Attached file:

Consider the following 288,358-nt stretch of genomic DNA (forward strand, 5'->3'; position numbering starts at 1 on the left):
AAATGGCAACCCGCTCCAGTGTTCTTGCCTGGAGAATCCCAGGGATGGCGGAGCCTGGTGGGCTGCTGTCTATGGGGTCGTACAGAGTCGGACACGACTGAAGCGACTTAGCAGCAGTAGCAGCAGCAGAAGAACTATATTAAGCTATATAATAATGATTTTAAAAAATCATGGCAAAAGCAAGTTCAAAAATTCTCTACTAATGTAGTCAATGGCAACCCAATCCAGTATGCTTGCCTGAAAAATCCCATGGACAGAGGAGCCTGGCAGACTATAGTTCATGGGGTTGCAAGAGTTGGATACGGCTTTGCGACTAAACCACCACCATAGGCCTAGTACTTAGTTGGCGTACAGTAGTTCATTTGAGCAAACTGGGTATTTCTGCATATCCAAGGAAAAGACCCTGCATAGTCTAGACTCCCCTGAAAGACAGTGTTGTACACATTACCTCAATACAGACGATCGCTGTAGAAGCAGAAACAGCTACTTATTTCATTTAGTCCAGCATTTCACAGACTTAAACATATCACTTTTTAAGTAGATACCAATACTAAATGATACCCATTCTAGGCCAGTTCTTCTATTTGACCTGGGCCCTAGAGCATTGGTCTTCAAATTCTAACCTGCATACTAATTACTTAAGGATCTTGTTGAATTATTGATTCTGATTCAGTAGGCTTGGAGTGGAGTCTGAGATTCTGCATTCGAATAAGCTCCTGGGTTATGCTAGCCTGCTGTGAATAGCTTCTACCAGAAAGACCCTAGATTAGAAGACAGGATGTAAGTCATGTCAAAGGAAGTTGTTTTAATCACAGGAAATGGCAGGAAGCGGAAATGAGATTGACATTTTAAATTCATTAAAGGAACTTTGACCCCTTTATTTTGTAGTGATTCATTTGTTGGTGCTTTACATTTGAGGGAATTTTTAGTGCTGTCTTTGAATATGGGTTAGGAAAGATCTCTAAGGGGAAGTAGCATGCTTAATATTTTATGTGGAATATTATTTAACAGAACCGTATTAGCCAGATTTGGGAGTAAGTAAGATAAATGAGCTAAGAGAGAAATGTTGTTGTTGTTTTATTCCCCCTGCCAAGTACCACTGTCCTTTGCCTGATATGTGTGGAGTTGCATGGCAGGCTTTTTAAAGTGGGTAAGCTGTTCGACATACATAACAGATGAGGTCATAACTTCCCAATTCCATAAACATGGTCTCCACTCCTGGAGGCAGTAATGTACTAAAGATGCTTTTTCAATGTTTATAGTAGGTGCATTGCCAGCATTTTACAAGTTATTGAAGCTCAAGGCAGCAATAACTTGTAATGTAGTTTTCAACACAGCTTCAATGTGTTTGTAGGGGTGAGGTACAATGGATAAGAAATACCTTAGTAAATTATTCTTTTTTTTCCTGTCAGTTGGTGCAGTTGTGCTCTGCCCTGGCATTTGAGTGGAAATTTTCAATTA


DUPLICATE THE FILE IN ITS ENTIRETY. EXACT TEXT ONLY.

Consider the following 288,358-nt stretch of genomic DNA (forward strand, 5'->3'; position numbering starts at 1 on the left):
AAATGGCAACCCGCTCCAGTGTTCTTGCCTGGAGAATCCCAGGGATGGCGGAGCCTGGTGGGCTGCTGTCTATGGGGTCGTACAGAGTCGGACACGACTGAAGCGACTTAGCAGCAGTAGCAGCAGCAGAAGAACTATATTAAGCTATATAATAATGATTTTAAAAAATCATGGCAAAAGCAAGTTCAAAAATTCTCTACTAATGTAGTCAATGGCAACCCAATCCAGTATGCTTGCCTGAAAAATCCCATGGACAGAGGAGCCTGGCAGACTATAGTTCATGGGGTTGCAAGAGTTGGATACGGCTTTGCGACTAAACCACCACCATAGGCCTAGTACTTAGTTGGCGTACAGTAGTTCATTTGAGCAAACTGGGTATTTCTGCATATCCAAGGAAAAGACCCTGCATAGTCTAGACTCCCCTGAAAGACAGTGTTGTACACATTACCTCAATACAGACGATCGCTGTAGAAGCAGAAACAGCTACTTATTTCATTTAGTCCAGCATTTCACAGACTTAAACATATCACTTTTTAAGTAGATACCAATACTAAATGATACCCATTCTAGGCCAGTTCTTCTATTTGACCTGGGCCCTAGAGCATTGGTCTTCAAATTCTAACCTGCATACTAATTACTTAAGGATCTTGTTGAATTATTGATTCTGATTCAGTAGGCTTGGAGTGGAGTCTGAGATTCTGCATTCGAATAAGCTCCTGGGTTATGCTAGCCTGCTGTGAATAGCTTCTACCAGAAAGACCCTAGATTAGAAGACAGGATGTAAGTCATGTCAAAGGAAGTTGTTTTAATCACAGGAAATGGCAGGAAGCGGAAATGAGATTGACATTTTAAATTCATTAAAGGAACTTTGACCCCTTTATTTTGTAGTGATTCATTTGTTGGTGCTTTACATTTGAGGGAATTTTTAGTGCTGTCTTTGAATATGGGTTAGGAAAGATCTCTAAGGGGAAGTAGCATGCTTAATATTTTATGTGGAATATTATTTAACAGAACCGTATTAGCCAGATTTGGGAGTAAGTAAGATAAATGAGCTAAGAGAGAAATGTTGTTGTTGTTTTATTCCCCCTGCCAAGTACCACTGTCCTTTGCCTGATATGTGTGGAGTTGCATGGCAGGCTTTTTAAAGTGGGTAAGCTGTTCGACATACATAACAGATGAGGTCATAACTTCCCAATTCCATAAACATGGTCTCCACTCCTGGAGGCAGTAATGTACTAAAGATGCTTTTTCAATGTTTATAGTAGGTGCATTGCCAGCATTTTACAAGTTATTGAAGCTCAAGGCAGCAATAACTTGTAATGTAGTTTTCAACACAGCTTCAATGTGTTTGTAGGGGTGAGGTACAATGGATAAGAAATACCTTAGTAAATTATTCTTTTTTTTCCTGTCAGTTGGTGCAGTTGTGCTCTGCCCTGGCATTTGAGTGGAAATTTTCAATTA